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Conor oberst

Conor Oberst: "You have to strive to come to terms with things and keep going forward"

09 May 2014, 10:00

Despite only being 34, after almost two decades making music the current period seems to be a self-reflective time for Conor Oberst.

Having begun to write songs at the age of 13 and like many who show promise from such a premature age, the Omaha musician has continuously redefined himself since. Going from emo sweetheart to adopting the poisoned chalice of being called the “next Dylan”, and more recently shapeshifting between white suit-clad Americana, spiritual stadium-rock and politically-angsty post-hardcore, Oberst steps away from the Bright Eyes tag for his new solo record Upside Down Mountain. While it’s not the singer’s first foray into the lone sphere (his self-titled debut came out back in 2008, followed by Outer South with the Mystic Valley Band twelve months later), with 2011’s The People’s Key looking increasingly likely to the last Bright Eyes record for the foreseeable future, working alone offers the perfect opportunity to delve into who Conor Oberst really is: not only for himself, but the listener also.

With Bright Eyes’ recorded output – by the singer’s own admission – having become quite sonically disparate over the last few releases (with the entire back-catalogue largely held together by Oberst’s own lyrics and polarising vocal tonality), the prospect of a new solo album offers much intrigue of where he chooses to go next. “The way I tend to work or feel creatively is normally a reaction to the last thing I’ve finished,” Conor tells us in the meeting room of a grand London hotel. “If I do one thing for a while, my next impulse is to try and do something different.”

A departure the new LP can certainly be deemed, especially when stacked on the record shelf next its cryptic, almost detached, predecessor. Whilst previous albums have found Oberst seeking inspiration from external sources (Cassadaga saw him move to a clairvoyant commune in Florida, Outer South documented life south of the U.S border and The People’s Key explored the entire realm of spirituality), this record sees Oberst instead choosing to look more within himself. Indeed, Upside Down Mountain may be the musician’s most personal, poignant and relatable work since his folk-tinged landmark I’m Wide Awake, It’s Morning.

“Sometimes creativity works like a pendulum too and you go back the other way, to a place you may have found yourself before. I think I tried to go back to an older way of songwriting with this album,” Oberst says, taking a sip of water before returning to the thought. “With The People’s Key, I tried to wrap my lyrics in a cryptic code that people would have to decipher to understand. I guess you could say this one’s more direct in that way.”

Just like a pendulum on its returning swing, Upside Down Mountain on occasion exhibits all the hallmarks of classic Bright Eyes and situates the singer at his most pensive. A lot has changed over the past few years for Oberst, you see: moving to Mexico, getting married, leaving his homeground Saddle Creek imprint for major label Nonesuch Records and an on-going legal case, to name but a few. Despite an air of newfound maturity though, the music on offer over the course of the LP remains the kind of internal probing we first came to expect since Oberst’s first entrance into the music world’s consciousness with Fevers and Mirrors in 2000.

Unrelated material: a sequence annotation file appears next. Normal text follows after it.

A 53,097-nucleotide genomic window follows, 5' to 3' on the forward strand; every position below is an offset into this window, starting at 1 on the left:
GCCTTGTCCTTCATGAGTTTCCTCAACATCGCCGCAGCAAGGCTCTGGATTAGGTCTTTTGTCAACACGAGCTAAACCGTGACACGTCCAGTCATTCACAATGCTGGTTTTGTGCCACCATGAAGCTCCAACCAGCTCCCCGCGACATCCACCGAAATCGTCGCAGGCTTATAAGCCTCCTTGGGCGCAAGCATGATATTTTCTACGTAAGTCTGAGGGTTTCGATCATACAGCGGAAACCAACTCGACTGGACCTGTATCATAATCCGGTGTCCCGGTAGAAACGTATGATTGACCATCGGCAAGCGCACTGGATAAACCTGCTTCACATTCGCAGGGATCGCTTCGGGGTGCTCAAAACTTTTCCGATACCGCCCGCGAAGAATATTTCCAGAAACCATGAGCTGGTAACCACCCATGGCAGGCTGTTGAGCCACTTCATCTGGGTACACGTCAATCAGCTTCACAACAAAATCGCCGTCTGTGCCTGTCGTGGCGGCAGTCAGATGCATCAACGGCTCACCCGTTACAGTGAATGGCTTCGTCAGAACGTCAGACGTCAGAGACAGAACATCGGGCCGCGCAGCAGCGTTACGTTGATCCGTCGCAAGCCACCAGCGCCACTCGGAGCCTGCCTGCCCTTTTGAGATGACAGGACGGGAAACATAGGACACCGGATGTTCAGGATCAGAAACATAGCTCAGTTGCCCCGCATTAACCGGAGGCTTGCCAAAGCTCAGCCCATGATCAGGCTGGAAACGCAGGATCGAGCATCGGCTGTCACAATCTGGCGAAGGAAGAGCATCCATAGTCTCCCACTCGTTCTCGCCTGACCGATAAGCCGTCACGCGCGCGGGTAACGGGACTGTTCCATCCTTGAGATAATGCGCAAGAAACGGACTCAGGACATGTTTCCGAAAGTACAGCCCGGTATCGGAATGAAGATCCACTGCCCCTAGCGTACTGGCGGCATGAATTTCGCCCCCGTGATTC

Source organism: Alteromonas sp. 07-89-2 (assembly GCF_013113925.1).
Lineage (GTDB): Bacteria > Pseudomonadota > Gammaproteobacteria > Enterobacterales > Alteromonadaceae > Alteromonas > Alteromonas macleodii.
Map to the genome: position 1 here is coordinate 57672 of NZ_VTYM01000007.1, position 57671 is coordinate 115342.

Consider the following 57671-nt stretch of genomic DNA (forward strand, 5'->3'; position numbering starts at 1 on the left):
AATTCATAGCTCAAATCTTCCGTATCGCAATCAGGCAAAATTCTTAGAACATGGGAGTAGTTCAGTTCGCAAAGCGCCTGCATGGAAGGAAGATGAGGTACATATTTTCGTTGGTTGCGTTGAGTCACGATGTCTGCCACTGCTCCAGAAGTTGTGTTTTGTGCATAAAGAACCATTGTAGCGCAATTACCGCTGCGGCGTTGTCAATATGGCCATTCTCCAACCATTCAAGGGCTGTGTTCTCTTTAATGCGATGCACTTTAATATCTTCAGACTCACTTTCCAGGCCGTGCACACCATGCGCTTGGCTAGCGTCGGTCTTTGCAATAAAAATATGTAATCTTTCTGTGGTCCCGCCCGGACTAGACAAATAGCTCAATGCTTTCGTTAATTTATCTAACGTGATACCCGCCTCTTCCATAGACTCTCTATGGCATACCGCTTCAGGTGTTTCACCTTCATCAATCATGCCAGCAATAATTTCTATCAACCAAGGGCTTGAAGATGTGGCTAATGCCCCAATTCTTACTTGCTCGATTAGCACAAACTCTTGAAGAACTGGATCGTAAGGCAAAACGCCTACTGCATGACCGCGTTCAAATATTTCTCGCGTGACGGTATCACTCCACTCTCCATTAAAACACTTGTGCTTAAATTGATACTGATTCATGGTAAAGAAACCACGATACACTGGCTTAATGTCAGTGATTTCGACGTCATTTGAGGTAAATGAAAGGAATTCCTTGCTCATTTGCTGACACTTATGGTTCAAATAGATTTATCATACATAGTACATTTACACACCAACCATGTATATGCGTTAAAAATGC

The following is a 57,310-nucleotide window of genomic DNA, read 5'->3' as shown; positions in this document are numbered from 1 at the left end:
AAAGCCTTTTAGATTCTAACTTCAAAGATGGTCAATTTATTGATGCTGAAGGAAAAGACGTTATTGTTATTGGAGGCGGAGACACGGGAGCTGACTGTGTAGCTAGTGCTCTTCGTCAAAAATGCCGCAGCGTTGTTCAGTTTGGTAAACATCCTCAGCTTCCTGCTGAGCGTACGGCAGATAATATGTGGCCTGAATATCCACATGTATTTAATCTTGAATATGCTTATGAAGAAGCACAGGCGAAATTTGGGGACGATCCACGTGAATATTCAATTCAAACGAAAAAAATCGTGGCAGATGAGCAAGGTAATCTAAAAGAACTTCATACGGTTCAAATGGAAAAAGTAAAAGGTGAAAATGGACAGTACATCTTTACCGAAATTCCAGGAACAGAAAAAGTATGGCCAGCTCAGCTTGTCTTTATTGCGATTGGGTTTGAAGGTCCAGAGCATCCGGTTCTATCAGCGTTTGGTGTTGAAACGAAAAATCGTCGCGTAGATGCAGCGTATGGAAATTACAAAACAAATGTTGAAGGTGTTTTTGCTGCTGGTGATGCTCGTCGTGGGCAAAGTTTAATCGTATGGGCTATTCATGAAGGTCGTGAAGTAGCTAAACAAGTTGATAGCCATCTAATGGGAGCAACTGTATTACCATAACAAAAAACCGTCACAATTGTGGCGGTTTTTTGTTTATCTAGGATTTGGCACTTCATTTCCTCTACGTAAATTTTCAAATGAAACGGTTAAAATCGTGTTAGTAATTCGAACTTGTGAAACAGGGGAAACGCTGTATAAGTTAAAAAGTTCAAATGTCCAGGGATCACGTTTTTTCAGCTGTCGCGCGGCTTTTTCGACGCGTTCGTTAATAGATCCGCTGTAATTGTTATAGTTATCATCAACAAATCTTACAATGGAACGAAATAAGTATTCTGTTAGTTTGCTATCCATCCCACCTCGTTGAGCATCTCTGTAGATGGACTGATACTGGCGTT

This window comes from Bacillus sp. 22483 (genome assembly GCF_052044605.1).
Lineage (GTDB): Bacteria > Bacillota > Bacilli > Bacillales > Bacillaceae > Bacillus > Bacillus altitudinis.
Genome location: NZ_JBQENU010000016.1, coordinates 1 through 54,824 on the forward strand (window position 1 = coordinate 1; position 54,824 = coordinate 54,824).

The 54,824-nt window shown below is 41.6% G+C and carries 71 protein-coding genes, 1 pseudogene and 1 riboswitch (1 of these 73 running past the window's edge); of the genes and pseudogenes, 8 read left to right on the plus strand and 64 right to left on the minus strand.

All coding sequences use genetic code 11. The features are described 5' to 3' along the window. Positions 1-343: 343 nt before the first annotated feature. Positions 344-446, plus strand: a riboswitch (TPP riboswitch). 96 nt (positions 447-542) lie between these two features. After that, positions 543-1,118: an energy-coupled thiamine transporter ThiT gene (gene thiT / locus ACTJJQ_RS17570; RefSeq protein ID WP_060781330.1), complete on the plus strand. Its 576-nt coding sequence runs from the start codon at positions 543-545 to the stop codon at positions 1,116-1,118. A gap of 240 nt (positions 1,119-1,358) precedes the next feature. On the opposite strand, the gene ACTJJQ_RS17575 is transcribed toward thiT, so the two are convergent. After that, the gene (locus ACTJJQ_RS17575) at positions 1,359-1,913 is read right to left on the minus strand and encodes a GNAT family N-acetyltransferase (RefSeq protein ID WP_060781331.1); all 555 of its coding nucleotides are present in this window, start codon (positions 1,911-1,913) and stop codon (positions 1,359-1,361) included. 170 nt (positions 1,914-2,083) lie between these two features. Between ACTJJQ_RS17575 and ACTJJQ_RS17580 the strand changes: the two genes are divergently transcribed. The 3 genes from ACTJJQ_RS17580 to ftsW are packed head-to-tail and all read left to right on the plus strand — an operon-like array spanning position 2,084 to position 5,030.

The album’s opening track “Time Forgot” shows Oberst escaping his relative fame and moving to a ghost town just so he can gather his “scattered thoughts”. Elsewhere, “Double Life” depicts both the positives and perils of leading a quieter life. Pretty much every song on the record focuses on a moment when you have to come to terms with a grave matter, whether it’s your offspring leaving home on “You Are Your Mother’s Child” or life simply not turning out the way you would have liked (as on closing track “Common Knowledge”).

There is, however, this sense of acceptable, slight optimism, on the record that does tie it back to The People’s Key. Among all the feeling of loss and hopelessness, there’s an almost zen-like disposition of accepting life for what it is and dealing with things the best you can.

“The idea of Upside Down Mountain, even the title itself, is that we’re all alone in our own minds, our own internal mountaintops or universes”.

“Life is about making connections and all these forces of being connected but then at the end of it, for better or worse, you’ll always be in your mind and I’ll always be in my mind and there’s no changing that. You have to strive to come to terms with things and keep going forward,” Oberst explains.

In a way, you can sense most Bright Eyes fans almost hoping Oberst doesn’t eventually figure it all out completely. It was this sense of universal struggle that made him so easily relatable in the first place, wasn’t it?

Upside Down Mountain is out 19 May via Nonesuch Records.

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